Salutatorian Yohhan Kumarasinghe seems already to have internalized Brown’s philosophy. He spoke of his time on the debate team, and his disappointment in not being elected to a position he wanted. He shifted to Quiz Bowl where “slamming a buzzer was much more satisfying” than lengthy arguments with other people. He reflected, “If I hadn’t lost, I wouldn’t have found other things,” and he urged his classmates to “find the benefits in the misfortunes.”
Thanking parents, teachers, and staff has always been part of graduation, but this year the gratitude seemed prolific. Hoffman expressed his thanks to all school employees and to the Garden Club, and he said to the graduates, “Thanks for all you’ve done.” Right after Brown had named and thanked her parents and was saying, “In closing —,” senior Alex Magan stood up from the bleachers: “Wait, hold on.” Saying that he was going to interrupt her as he had done so many times in class, he had his classmates rise and give a round of applause to their parents and others who have supported them. It remains a mystery whether anyone else was in on Alex’s seemingly spontaneous action.
Student keynote speaker Lance Jarosz expressed gratitude to the administration, teachers, staff, and parents and pointed out that his classmates had always helped one another. He went on to encourage them to strive for excellence, ending with: “If everyone lived up to potential, all 105 of us, imagine what we could do.” Later class officers thanked the senior advisors, Josh Thurston and Gayle Bruning.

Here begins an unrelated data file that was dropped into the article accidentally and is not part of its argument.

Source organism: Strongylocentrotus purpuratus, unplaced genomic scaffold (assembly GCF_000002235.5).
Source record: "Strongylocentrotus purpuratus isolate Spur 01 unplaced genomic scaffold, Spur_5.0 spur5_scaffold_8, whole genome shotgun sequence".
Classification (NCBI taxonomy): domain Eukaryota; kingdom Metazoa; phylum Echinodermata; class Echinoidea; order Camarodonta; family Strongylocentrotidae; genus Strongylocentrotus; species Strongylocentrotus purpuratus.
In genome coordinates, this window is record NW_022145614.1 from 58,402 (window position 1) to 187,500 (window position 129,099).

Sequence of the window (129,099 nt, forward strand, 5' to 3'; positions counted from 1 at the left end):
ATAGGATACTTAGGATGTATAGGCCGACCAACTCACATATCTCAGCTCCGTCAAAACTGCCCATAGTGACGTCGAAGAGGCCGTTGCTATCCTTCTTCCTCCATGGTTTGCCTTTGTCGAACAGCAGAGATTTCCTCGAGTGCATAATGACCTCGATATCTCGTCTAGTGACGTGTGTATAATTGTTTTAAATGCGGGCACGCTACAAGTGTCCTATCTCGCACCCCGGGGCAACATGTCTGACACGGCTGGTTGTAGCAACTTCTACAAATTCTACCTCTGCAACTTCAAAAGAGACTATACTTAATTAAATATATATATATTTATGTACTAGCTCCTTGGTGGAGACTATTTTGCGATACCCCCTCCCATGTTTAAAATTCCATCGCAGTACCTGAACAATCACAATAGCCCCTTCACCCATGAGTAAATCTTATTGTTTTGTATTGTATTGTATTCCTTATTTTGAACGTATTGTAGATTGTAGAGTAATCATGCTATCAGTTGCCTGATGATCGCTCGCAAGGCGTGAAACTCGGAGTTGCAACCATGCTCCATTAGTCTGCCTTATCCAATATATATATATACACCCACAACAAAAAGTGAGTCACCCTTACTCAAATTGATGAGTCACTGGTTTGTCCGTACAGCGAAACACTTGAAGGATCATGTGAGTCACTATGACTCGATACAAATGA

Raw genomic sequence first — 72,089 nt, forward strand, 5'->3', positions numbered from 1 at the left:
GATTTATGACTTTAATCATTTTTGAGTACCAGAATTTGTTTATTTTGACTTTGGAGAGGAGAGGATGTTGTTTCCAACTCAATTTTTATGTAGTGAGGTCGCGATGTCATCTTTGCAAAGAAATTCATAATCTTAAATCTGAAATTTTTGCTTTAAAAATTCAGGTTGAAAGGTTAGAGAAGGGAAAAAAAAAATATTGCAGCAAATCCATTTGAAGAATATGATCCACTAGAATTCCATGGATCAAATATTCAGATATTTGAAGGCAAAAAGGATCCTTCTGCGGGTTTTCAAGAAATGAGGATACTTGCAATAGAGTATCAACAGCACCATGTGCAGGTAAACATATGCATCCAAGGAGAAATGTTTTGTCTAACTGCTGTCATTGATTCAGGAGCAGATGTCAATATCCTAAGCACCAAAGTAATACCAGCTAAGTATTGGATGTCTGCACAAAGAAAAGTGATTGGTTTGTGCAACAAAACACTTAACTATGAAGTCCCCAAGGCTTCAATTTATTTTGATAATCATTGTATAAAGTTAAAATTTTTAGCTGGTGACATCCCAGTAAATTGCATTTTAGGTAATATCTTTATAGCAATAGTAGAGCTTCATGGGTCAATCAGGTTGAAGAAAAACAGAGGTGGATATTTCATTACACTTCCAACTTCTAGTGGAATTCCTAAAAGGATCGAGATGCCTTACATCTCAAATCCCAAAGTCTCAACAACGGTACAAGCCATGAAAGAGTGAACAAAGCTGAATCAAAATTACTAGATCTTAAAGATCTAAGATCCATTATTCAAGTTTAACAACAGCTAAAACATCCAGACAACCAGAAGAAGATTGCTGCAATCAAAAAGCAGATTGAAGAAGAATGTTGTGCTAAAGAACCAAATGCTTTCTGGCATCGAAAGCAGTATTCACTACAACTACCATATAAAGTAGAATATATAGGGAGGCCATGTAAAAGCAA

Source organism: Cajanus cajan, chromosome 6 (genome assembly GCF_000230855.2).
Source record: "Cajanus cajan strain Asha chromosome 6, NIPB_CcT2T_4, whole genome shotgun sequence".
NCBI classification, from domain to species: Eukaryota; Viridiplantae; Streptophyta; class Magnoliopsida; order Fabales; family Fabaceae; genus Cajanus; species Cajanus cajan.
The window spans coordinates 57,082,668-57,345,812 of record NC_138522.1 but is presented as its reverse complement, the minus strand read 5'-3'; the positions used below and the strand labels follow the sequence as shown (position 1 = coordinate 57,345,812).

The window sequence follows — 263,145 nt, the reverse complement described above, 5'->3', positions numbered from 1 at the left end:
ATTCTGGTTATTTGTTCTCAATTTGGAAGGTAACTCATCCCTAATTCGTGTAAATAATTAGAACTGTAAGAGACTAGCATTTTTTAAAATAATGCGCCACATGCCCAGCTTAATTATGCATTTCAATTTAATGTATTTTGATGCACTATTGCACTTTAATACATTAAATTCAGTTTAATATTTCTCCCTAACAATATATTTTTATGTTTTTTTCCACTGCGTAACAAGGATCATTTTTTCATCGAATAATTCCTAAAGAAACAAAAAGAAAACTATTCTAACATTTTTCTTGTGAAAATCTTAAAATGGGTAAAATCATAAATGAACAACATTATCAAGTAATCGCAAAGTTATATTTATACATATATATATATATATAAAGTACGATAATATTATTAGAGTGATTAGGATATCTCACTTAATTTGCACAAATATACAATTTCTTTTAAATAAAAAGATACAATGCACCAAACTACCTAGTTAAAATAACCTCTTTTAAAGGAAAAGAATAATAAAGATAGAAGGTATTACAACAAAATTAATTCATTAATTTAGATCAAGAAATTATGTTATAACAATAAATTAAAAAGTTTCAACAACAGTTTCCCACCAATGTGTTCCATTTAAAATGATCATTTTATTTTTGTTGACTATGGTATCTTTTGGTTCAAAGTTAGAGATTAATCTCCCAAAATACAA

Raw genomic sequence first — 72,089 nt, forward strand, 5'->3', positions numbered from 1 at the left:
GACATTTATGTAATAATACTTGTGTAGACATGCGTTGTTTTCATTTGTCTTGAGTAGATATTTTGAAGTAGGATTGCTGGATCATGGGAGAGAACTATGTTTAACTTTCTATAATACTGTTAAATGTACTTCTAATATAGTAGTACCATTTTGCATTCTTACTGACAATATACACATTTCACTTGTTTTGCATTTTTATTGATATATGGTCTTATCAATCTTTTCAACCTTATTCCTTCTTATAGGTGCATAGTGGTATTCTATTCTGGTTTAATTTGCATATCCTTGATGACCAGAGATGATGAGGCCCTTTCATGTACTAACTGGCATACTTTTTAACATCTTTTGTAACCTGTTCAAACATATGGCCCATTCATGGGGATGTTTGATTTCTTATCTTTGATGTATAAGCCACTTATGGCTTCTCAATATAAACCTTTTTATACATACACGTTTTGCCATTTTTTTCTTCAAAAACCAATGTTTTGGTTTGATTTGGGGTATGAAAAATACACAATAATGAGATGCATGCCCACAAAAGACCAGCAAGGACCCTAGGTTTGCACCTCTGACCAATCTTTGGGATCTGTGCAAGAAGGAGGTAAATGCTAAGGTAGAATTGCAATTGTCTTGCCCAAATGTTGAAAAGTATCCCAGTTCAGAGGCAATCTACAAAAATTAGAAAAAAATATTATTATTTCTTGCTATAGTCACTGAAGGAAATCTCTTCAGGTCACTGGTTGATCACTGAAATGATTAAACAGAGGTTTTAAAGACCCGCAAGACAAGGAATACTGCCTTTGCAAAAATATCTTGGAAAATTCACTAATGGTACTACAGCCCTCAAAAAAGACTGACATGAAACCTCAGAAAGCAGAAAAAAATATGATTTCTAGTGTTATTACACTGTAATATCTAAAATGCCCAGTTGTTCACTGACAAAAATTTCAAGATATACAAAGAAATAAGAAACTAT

There were the traditional elements: the sonorous voice of English teacher Chris Jones announcing each graduate; beautiful arrangements by the Garden Club; the Bromfield Trustees, represented this year by Suzanne Poitras, telling a bit about the history of Bromfield and naming scholarship recipients announced at awards day; and of course cameras everywhere. The line of graduates paused for a few moments while one grandfather got up from a fall and readied his camera to get his grandson in his sights.
The Class of 2019, talented individuals, innovators, activists, full of potential and gratitude, marched out to “Walking on a Dream.”
MEMBERS OF THE CLASS OF 2019
SENIOR SCHOLARSHIP AND AWARDS